25. A non-transitory storage medium storing a game program executed by a computer in a game apparatus for executing a game, the game program causing the computer to function as:
output data obtaining programmed logic circuitry for obtaining output data varying depending on a motion of an input device itself;
output data storing programmed logic circuitry for storing a history of the output data obtained by the output data obtaining programmed logic circuitry into a memory;
peak value detecting programmed logic circuitry for detecting successive extremums of values from the output data history stored in the output data storing programmed logic circuitry;
peak interval calculating programmed logic circuitry for calculating a time interval between times when the output data indicating the successive extremums have been obtained, based on the detection of the peak value detecting programmed logic circuitry;
measurement programmed logic circuitry for measuring a time which has elapsed since the detection of the extremum by the peak value detecting programmed logic circuitry;
game input data calculating programmed logic circuitry for calculating game input data by substituting into a predetermined function the elapsed time measured by the measurement programmed logic circuitry and the time interval calculated by the peak interval calculating programmed logic circuitry; and
game processing programmed logic circuitry for executing a game process using the game input data calculated by the game input data calculating programmed logic circuitry, wherein
the predetermined function used by the game input data calculating programmed logic circuitry is a sine function or a cosine function having a cycle which is half of the time interval calculated by the peak interval calculating programmed logic circuitry.
26. A game apparatus for executing a game, comprising:
output data obtaining programmed logic circuitry for obtaining output data varying depending on a motion of an input device itself;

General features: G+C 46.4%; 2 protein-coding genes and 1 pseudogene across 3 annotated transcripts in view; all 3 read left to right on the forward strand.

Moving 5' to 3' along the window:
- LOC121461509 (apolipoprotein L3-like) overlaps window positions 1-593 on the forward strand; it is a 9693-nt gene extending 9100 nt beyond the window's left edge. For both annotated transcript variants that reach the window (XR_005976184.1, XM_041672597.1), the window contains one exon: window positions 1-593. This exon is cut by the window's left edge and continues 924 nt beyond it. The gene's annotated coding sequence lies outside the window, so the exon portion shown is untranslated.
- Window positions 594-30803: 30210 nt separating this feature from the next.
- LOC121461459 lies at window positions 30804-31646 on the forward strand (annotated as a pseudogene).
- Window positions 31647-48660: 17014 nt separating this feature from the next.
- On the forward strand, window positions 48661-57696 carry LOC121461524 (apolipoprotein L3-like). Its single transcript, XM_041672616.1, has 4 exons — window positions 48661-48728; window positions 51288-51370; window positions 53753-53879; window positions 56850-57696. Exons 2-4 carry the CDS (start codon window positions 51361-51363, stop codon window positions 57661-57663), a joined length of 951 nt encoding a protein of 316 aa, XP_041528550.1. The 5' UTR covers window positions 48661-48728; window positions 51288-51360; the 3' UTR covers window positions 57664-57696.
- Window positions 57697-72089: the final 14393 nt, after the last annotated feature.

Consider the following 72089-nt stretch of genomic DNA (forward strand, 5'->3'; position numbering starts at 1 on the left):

output data storing programmed logic circuitry for storing a history of the output data obtained by the output data obtaining programmed logic circuitry into a memory;
peak value detecting programmed logic circuitry for detecting successive extremums of values from the output data history stored in the output data storing programmed logic circuitry;
peak interval calculating programmed logic circuitry for calculating a time interval between times when the output data indicating the successive extremums have been obtained, based on the detection of the peak value detecting programmed logic circuitry;
measurement programmed logic circuitry for measuring a time which has elapsed between the detection of a last extremum by the peak value detecting programmed logic circuitry and a present time before the detection of the next extremum;
game input data calculating programmed logic circuitry for calculating game input data by using the elapsed time measured by the measurement programmed logic circuitry and the time interval calculated by the peak interval calculating programmed logic circuitry; and
game processing programmed logic circuitry for executing a game process using the game input data calculated by the game input data calculating programmed logic circuitry.
27. A computer implemented method for executing a game, the method comprising:
obtaining, via one or more processing devices, output data varying depending on a motion of an input device itself;
storing a history of the obtained output data into a memory;
detecting successive extremums of values from the stored output data history;
calculating a time interval between times when the output data indicating the successive extremums have been obtained, based on the detection of the peak value;
measuring a time which has elapsed between the detection of a last extremum and a present time before the detection of the next extremum;
calculating game input data by using the measured elapsed time and the time interval; and
executing a game process using the calculated game input data.
28. A game apparatus for executing a game, said game apparatus comprising a processing system, including one or more computer processors configured to: